The actual museum is located underground, in the foundations of the twin towers.  As soon as I entered the building, I felt uneasy.  The entire museum has a creepy vibe.  It does not help that you can see a remaining staircase going up to nothing, or pieces of distorted metal frames on display.

The museum provides a chronological experience of what happened on 9/11, using signs, video footage, and objects to help tell the story.  This not only includes the stories of the victims, but also of the first responders who came to help.  One disconcerting room is dedicated to the Flight 93 hijacking that landed in Pennsylvania.  In it, you can listen to the phone calls people made before the plane crashed.

Because 9/11 is still a recent memory, the 9/11 Memorial & Museum struggled with what should and should not be on display.  An especially contentious issue was whether the 19 hijackers’ photos should be displayed in the museum or not.  Ultimately, their photographs are on display at the end of the exhibit, as is security camera video footage of some of them successfully going through airport security checkpoints.

Although it might dampen your mood, the 9/11 Memorial & Museum is undoubtedly worth the visit.  The exhibits are top notch and the content extremely important.  Due to COVID-19, the number of visitors cannot exceed 25% capacity (When I visited in 2016, the museum was packed.).  Because of this, the museum is currently offering live virtual tours on Sundays for $25: https://www.911memorial.org/visit/virtual-tours.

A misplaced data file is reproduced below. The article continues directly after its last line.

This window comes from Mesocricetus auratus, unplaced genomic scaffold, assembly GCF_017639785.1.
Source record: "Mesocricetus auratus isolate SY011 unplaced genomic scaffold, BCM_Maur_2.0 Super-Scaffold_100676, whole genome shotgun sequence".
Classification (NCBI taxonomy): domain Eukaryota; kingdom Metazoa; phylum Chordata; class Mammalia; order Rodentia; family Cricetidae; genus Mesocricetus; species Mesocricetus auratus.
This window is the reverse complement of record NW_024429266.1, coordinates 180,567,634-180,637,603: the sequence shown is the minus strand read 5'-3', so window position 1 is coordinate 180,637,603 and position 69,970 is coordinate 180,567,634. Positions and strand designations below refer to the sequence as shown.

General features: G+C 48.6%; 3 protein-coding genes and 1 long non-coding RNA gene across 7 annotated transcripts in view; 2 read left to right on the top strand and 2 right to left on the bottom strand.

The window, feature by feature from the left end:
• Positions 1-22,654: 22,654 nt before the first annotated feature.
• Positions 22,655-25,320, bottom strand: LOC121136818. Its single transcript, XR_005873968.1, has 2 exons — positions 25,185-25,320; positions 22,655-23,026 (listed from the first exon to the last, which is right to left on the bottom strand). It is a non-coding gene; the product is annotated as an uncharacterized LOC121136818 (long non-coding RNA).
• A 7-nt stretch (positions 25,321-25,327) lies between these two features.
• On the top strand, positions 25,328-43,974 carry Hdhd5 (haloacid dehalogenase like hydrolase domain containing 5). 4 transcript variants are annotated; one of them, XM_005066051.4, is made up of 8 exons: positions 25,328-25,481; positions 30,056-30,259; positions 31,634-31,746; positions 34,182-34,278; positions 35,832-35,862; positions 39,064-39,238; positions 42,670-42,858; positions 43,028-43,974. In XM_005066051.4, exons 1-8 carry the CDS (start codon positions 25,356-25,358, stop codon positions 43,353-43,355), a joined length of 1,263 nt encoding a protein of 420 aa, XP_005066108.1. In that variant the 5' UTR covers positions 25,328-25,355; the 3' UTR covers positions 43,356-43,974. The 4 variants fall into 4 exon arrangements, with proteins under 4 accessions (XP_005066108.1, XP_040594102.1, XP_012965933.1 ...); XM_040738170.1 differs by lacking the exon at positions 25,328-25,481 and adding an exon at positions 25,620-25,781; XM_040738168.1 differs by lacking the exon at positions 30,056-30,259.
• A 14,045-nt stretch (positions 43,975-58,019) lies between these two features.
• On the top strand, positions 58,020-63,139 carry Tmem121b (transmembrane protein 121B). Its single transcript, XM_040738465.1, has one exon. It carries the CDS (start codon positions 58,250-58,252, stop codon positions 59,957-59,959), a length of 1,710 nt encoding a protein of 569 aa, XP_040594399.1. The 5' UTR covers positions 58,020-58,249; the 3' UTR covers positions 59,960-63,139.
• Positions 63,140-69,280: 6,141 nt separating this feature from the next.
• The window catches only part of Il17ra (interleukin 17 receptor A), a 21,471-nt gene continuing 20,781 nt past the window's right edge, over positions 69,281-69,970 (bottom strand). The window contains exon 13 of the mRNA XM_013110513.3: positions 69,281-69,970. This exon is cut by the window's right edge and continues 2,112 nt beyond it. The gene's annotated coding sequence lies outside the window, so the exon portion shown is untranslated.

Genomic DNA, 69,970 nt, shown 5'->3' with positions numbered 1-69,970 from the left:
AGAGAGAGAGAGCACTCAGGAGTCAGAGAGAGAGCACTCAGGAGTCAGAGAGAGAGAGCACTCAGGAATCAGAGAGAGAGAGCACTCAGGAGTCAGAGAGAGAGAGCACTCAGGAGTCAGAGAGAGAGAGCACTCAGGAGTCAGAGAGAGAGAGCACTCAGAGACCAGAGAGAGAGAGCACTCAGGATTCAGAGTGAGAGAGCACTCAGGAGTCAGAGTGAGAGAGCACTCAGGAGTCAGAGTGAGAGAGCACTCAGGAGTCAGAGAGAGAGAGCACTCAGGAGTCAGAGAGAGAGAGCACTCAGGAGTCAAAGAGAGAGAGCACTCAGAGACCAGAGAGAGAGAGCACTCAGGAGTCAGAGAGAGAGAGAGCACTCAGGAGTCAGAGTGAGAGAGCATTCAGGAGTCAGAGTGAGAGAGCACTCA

Sources and Further Reading

Cohen, Patricia. “At Museum on 9/11, Talking through an Identity Crisis. The New York Times. June 2, 2012. https://www.nytimes.com/2012/06/03/arts/design/sept-11-memorial-museums-fraught-task-to-tell-the-truth.html (accessed September 10, 2020).

“Memorial Guide.” 9/11 Memorial & Museum. https://names.911memorial.org/#lang=en_US (accessed September 10, 2020).

“Virtual Memorial Tour.” 9/11 Memorial & Museum. https://www.911memorial.org/visit/virtual-tours (accessed September 10, 2020).

Civil War Museum of Kenosha, WI

The last time I visited a museum, before COVID-19 caused the United States to shut down, was on March 1, 2020.  On that day, I visited the Civil War Museum of Kenosha, WI.  Located a little over an hour away from Chicago, Kenosha has certainly been receiving a lot of national attention this week due to police/racial tension.  I am not sure if that is the reason why the Civil War Museum’s website is currently not working, but that is why I wanted to write some positive news about Kenosha.

Kenosha Civil War Museum_3-1-2020

The key states in the American Civil War were the eastern ones since that is where most Americans lived during the mid-nineteenth century.  However, the American Midwest also played a role in the War, even though no major battles occurred there.  Built in 2008, Kenosha’s Civil War Museum focuses on the experiences of the seven upper Midwestern states that sent their men to the battlefield: Illinois, Indiana, Iowa, Michigan, Minnesota, Ohio, and Wisconsin.